IR C-8M #VI Assessment states that trainees should “have the skills required to engage in assessment methods designed to ascertain psychological concerns and functional behaviors,” which includes “critically evaluate, select, and apply assessment methods” and “collect relevant data using multiple sources and methods.” These skills are germane to the role of Doctoral-level clinicians, and it is unclear if these skills can be adequately developed in the span of a Master’s program. Rather than using the term “specialty area,” programs should provide training that is appropriate to the level of complexity that can be achieved in two to three years’ time. Given the time limitations of a Master’s program, Master's-level training should be limited to competency levels that would not prepare the clinician for engaging in high-stakes testing practice.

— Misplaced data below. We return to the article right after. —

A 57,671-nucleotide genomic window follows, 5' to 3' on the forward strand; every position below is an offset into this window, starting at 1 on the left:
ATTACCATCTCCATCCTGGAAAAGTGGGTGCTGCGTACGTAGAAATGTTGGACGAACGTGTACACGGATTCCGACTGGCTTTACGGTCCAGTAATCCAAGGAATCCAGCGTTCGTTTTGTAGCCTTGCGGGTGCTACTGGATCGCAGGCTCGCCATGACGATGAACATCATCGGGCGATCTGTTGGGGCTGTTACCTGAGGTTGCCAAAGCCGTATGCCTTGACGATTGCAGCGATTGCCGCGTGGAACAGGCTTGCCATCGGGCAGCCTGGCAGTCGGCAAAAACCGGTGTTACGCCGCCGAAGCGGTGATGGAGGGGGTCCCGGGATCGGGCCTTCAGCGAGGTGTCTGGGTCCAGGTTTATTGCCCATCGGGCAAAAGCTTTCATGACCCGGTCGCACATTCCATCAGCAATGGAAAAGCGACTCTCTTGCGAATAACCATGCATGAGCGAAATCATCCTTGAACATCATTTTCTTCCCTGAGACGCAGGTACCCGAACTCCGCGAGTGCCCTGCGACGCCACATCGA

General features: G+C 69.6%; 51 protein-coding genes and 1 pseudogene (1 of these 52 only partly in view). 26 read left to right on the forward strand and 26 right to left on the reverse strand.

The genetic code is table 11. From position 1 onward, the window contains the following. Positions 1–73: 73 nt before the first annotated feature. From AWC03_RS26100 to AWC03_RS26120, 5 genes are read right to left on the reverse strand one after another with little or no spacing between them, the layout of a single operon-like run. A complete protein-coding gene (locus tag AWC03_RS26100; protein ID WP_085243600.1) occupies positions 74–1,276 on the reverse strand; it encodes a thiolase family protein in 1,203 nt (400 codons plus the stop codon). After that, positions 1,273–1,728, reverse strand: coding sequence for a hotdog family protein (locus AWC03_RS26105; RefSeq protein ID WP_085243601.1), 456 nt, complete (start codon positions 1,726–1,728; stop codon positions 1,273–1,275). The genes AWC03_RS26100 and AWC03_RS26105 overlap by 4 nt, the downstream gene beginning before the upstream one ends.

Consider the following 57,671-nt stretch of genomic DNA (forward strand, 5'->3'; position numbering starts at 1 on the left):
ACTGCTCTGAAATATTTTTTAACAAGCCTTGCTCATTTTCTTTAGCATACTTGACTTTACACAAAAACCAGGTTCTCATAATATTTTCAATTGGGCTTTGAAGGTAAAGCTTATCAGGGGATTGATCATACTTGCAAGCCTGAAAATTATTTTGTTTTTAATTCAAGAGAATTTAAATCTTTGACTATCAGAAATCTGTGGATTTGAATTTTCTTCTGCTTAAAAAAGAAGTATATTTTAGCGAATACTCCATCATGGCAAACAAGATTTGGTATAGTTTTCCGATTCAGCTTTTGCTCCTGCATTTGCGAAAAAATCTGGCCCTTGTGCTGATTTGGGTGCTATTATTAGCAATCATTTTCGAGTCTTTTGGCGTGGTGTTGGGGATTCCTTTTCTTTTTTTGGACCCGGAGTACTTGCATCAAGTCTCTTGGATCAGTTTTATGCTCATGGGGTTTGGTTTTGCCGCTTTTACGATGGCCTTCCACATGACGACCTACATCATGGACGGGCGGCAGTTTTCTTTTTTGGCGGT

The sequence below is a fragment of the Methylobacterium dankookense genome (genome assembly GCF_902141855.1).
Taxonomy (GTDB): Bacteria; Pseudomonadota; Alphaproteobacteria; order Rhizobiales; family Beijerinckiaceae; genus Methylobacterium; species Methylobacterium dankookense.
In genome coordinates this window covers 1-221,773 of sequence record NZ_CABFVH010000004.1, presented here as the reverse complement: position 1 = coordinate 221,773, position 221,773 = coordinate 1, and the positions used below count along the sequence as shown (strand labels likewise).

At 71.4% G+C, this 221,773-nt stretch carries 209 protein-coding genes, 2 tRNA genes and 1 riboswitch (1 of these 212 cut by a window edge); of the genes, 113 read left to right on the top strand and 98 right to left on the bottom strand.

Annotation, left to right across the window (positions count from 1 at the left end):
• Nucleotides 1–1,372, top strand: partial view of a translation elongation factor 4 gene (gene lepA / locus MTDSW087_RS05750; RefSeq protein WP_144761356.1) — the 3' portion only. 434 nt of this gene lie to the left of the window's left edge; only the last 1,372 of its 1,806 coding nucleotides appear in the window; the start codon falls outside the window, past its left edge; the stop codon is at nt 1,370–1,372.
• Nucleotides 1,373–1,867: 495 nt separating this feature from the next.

Complementing the above, the IRs should reiterate that individual practitioners have an ethical obligation to practice within their area of competence and maintain competency in their area throughout the duration of their career in addition to the general guidelines about the minimum standards programs need to meet.